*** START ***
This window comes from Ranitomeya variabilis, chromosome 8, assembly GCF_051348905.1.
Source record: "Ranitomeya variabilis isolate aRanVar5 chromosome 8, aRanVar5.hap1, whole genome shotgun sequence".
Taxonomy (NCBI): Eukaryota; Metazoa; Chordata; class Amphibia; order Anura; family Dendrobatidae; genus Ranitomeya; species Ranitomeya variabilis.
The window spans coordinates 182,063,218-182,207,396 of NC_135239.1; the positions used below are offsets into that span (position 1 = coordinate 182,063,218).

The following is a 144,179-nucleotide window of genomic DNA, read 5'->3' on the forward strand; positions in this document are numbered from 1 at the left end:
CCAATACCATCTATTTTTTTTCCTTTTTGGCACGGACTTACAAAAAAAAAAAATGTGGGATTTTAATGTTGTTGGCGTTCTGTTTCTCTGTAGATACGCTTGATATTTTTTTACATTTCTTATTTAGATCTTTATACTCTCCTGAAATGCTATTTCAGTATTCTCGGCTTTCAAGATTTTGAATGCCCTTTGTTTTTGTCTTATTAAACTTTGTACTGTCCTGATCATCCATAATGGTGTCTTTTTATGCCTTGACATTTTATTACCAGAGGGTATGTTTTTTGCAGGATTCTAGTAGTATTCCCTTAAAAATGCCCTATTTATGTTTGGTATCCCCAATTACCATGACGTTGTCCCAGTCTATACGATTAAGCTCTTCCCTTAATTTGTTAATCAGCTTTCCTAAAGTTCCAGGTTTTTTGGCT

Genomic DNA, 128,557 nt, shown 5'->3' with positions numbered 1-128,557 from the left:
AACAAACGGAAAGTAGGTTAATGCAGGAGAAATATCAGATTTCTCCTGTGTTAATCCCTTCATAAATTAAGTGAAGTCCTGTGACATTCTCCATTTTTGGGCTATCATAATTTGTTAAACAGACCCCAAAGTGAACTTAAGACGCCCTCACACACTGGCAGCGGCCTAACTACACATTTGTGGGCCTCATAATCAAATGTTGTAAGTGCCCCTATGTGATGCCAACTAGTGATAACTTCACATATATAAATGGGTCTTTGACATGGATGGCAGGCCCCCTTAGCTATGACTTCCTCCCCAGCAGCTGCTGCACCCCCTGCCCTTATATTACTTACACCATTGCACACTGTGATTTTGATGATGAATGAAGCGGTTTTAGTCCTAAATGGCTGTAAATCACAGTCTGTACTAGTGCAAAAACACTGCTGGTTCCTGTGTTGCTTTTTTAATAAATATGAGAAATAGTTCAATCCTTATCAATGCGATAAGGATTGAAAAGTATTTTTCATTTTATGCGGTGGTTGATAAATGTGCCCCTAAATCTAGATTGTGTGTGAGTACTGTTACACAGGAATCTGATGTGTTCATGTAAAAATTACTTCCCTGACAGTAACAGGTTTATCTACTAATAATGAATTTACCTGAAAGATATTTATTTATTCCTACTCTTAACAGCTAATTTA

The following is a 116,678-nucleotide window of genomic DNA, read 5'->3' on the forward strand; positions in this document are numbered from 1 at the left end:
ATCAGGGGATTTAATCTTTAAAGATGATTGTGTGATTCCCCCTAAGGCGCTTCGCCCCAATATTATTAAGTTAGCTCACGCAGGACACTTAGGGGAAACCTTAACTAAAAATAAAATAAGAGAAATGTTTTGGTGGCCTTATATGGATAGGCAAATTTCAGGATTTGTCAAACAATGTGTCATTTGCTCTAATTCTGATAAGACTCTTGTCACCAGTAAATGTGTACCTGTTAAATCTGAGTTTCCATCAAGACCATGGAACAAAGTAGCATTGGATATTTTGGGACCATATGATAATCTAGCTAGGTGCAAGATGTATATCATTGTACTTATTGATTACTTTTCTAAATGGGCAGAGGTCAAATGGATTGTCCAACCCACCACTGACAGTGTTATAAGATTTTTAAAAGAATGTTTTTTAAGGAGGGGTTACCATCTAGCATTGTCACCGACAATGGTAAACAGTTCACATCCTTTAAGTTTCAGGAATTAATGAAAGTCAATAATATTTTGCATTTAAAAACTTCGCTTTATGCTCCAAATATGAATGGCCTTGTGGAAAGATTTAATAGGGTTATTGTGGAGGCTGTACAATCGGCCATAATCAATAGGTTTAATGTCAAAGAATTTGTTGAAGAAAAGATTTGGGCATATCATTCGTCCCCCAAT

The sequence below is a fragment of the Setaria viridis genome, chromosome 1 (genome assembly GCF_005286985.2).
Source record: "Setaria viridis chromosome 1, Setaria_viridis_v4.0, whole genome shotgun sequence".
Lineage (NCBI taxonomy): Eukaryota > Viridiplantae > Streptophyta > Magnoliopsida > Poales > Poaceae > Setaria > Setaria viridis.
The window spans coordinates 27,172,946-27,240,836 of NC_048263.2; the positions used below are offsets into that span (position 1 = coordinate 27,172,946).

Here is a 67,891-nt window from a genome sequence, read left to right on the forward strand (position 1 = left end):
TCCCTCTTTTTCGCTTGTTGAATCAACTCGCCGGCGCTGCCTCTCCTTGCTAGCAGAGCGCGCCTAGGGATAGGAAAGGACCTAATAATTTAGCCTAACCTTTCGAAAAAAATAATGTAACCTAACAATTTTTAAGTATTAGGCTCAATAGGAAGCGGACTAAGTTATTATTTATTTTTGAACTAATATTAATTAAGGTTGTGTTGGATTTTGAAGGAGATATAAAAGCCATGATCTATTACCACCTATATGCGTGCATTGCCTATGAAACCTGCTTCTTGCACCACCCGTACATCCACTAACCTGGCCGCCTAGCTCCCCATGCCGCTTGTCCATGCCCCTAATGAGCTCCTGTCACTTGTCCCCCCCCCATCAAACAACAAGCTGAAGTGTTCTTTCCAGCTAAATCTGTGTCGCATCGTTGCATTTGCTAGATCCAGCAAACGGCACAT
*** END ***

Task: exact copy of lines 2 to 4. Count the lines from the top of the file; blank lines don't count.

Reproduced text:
Source record: "Ranitomeya variabilis isolate aRanVar5 chromosome 8, aRanVar5.hap1, whole genome shotgun sequence".
Taxonomy (NCBI): Eukaryota; Metazoa; Chordata; class Amphibia; order Anura; family Dendrobatidae; genus Ranitomeya; species Ranitomeya variabilis.
The window spans coordinates 182,063,218-182,207,396 of NC_135239.1; the positions used below are offsets into that span (position 1 = coordinate 182,063,218).